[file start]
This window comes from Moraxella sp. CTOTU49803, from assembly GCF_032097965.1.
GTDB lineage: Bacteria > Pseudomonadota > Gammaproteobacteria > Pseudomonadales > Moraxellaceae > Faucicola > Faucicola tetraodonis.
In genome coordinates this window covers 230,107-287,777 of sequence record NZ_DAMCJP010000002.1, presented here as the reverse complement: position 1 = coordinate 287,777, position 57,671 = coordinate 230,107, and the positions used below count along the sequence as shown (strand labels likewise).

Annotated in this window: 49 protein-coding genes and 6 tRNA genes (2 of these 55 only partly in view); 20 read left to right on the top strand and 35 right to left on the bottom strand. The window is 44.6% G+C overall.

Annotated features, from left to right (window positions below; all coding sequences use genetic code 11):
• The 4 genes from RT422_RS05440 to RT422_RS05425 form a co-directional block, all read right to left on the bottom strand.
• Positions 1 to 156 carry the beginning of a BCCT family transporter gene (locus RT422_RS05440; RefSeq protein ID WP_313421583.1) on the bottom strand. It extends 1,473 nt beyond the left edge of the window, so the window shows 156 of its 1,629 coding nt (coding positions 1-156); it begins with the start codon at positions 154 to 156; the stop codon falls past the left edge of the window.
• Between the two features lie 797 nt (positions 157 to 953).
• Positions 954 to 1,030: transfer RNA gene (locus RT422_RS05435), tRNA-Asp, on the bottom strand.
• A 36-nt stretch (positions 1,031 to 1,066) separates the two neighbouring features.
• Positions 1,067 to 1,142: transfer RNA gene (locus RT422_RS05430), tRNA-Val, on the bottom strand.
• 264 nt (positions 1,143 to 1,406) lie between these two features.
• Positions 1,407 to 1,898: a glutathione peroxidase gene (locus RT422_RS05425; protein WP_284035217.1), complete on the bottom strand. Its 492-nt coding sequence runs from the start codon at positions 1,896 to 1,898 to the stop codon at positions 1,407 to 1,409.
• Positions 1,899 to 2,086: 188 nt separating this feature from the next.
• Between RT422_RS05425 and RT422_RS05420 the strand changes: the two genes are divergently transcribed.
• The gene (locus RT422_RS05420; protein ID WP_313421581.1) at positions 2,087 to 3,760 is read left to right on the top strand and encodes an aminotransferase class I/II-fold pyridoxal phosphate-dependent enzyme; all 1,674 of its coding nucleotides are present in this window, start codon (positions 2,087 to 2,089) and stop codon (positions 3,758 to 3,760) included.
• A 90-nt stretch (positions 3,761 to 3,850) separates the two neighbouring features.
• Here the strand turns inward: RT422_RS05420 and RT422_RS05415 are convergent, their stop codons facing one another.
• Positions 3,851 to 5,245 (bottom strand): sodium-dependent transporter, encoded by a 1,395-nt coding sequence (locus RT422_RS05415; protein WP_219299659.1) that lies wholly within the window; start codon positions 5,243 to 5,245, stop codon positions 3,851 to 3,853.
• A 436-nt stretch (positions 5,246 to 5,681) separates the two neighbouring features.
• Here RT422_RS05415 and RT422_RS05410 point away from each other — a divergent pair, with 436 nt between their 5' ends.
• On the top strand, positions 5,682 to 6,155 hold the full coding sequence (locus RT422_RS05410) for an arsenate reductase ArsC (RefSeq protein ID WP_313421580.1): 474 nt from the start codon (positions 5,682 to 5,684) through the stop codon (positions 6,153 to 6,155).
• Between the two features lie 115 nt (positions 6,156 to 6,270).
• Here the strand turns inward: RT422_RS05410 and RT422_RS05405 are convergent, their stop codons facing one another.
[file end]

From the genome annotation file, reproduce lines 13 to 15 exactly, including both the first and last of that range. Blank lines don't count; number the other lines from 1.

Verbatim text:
• Positions 1,407 to 1,898: a glutathione peroxidase gene (locus RT422_RS05425; protein WP_284035217.1), complete on the bottom strand. Its 492-nt coding sequence runs from the start codon at positions 1,896 to 1,898 to the stop codon at positions 1,407 to 1,409.
• Positions 1,899 to 2,086: 188 nt separating this feature from the next.
• Between RT422_RS05425 and RT422_RS05420 the strand changes: the two genes are divergently transcribed.